I used to imagine that the life of a novel started with a writer holed up on their own, sitting at a typewriter plucking at the keys with two clean pieces of white paper and a carbon page tucked neatly in between. Over time, the pages would pile up in a tray and eventually amount to a novel. Once the tome was completed, corrections would be manually made with a red pen and the resulting collection of typed words and pen scratches would make their way to an agent in a manila envelope. The agent would read the dog-eared pages late into the night, and after determining it was a masterpiece, they would present it to a publisher who would send it to a printing press and turn it into a best-selling book that would be displayed on shelves of bookstores in Canada…and hopefully further abroad.
While this fantasy may be filled with romance, the way books are actually published and marketed is much more…technology driven. Books can now be distributed internationally as e-readers without ever seeing a printing press. But even more interesting, is the way that the creation of The Woodcarver’s Model became a truly international collaboration.
The journey for my novel started not at a typewriter, but at a computer. After my first draft was completed, there were no red pens involved. In the world of technology, my partner went through a draft I emailed him. He worked at his computer, put on the “track changes” setting and inserted comments on the side of the document by typing them in. At one point, it seemed there were more comments at the side of the document than there were words in the novel (Scott can be very detail-oriented).
After much time spent meeting, and going through the edits and trying to decide what to keep and what to edit … a solid draft was ready to send out. In the romantic version of this story, the manuscript would be printed, photocopied and mailed away in a large padded envelope. In reality, queries were made by email, with the manuscript attached as a PDF. Responses came into my inbox, not my mailbox.
When Pride Publishing (a division of the Totally Entwined Group) accepted the manuscript, there was no fancy dinner or a discussion of contracts over drinks. They are very nice people, and I would even have paid for dinner, but the publishing company is in Lincolnshire County in England some 6000 kilometres away. Just to give SOME of the romance back, Scott and I opened a bottle of champagne at home and made a nice meal while we looked at a map of The United Kingdom.
Contracts were digitally signed, various social media platforms were organized and an author portal was set up through the publishing company where all of the stages of the book would be processed online.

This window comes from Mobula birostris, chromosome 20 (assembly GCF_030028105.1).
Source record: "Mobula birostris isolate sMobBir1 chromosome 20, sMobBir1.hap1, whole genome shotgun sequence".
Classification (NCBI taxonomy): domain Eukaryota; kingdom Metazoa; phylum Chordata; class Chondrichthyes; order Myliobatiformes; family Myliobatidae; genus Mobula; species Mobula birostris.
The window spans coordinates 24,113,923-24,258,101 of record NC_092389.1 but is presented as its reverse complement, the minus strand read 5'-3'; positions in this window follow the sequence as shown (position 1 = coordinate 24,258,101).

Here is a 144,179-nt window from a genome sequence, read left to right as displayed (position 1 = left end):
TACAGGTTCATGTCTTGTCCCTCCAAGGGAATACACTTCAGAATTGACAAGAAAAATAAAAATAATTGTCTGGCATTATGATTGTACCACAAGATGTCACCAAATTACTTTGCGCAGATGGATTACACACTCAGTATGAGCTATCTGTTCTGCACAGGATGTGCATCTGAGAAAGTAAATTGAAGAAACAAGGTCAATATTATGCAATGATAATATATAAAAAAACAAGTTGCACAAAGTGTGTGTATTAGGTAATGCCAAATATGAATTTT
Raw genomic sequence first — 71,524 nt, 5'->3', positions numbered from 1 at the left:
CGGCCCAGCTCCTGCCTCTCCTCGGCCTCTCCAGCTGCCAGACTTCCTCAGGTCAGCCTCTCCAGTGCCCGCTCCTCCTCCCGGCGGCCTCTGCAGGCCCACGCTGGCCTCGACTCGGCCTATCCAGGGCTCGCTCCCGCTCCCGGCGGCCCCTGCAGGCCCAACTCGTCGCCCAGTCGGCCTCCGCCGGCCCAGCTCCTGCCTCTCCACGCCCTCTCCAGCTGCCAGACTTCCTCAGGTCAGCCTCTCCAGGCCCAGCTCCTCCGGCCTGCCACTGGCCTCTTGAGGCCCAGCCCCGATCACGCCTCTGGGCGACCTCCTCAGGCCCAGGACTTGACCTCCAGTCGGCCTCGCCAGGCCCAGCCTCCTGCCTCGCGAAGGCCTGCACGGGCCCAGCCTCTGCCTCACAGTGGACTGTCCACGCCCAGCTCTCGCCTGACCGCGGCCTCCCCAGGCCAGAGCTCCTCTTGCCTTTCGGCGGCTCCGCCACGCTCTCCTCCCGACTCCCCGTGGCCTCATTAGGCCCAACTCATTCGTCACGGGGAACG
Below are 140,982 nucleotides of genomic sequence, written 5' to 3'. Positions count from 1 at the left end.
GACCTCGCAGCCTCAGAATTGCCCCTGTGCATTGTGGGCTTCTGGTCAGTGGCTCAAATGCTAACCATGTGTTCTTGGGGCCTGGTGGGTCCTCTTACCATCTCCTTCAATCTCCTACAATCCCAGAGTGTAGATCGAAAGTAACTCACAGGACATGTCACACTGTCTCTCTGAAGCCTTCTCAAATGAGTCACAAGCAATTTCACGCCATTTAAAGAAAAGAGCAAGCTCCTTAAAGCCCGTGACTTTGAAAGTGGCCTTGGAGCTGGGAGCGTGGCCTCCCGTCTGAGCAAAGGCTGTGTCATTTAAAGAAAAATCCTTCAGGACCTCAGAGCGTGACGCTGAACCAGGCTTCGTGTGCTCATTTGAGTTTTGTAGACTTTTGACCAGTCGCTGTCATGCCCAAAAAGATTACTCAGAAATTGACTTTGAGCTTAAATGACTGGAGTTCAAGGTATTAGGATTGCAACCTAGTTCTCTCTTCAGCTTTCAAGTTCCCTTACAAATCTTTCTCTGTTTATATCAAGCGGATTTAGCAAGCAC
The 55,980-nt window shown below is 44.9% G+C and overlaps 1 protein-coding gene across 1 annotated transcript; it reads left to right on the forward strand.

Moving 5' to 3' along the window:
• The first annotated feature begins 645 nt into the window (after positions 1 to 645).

The manuscript was then turned over to the primary editor Anna Olson (one of three who looked at the manuscript). We exchanged pleasant emails and edits were done on the document via computer using a similar process to what my partner had done. Anna was fastidious and truly made the book far better with her skill and knowledge. Some of the editing started to take a very specific turn in terms of particular locations in Canada mentioned in the book. Out of curiosity, I asked where Anna was working from and discovered that I had been assigned a Canadian editor who worked from Vancouver. In the world of digital publishing, anything is possible.
Various elements of the novel (including cover art etc.) were now bouncing between Toronto and Lincolnshire, England, while edits were bouncing between Toronto and Vancouver. But the global input wasn’t done yet.
Once the editing was done and the book was put to bed, it was time to move into the marketing of the novel. I was introduced to Lori Blantin who would be coordinating the launch of the book, blog tours (where the book is featured in blogs that have a high number of romance readers), cover releases, advanced reader copies for reviews … a whole host of new things to comprehend.
In our correspondence, I asked Lori where she was working from. I was curious because, in terms of time zones, the publisher was five hours ahead of me, the editor was three hours behind me and I wanted to know if there was a “best time” to send emails. Lori assured me that my emails would be handled right away, as we were both in the EST time zone. I asked if she was near Toronto. She explained she was just a little bit south of Toronto … in North Carolina. The publisher in England knows the European market well, and Lori has a thorough knowledge of the American market, so she would be handling the marketing on this side of the pond.
To add to the global flavour, I augmented my outreach with another online promotion company recommended by the publisher. Once again our interactions were all via email and eventually I discovered that this promotion company works internationally and is based in Australia (13 hours ahead of me).
I recently signed a contract for the novel to be turned into an audio book and it is possible that the narrator will be recording from another locale in North America.
And if the book is successful, there may be translations into other languages, which may be done by people in other parts of the world.
So while in some ways it has a little less romance than the publishing days of old, there is something still rather fantastical about this process. I am getting to know people from all over the world, and in time, I hope to get to visit everyone who has had a hand in my novel.
Their expertise and knowledge has meant that The Woodcarver’s Model may be set in Canada, but is truly an international collaboration.
The Woodcarver’s Model will be available for pre-order on March 8th with a general release through Pride Publishing on April 19th.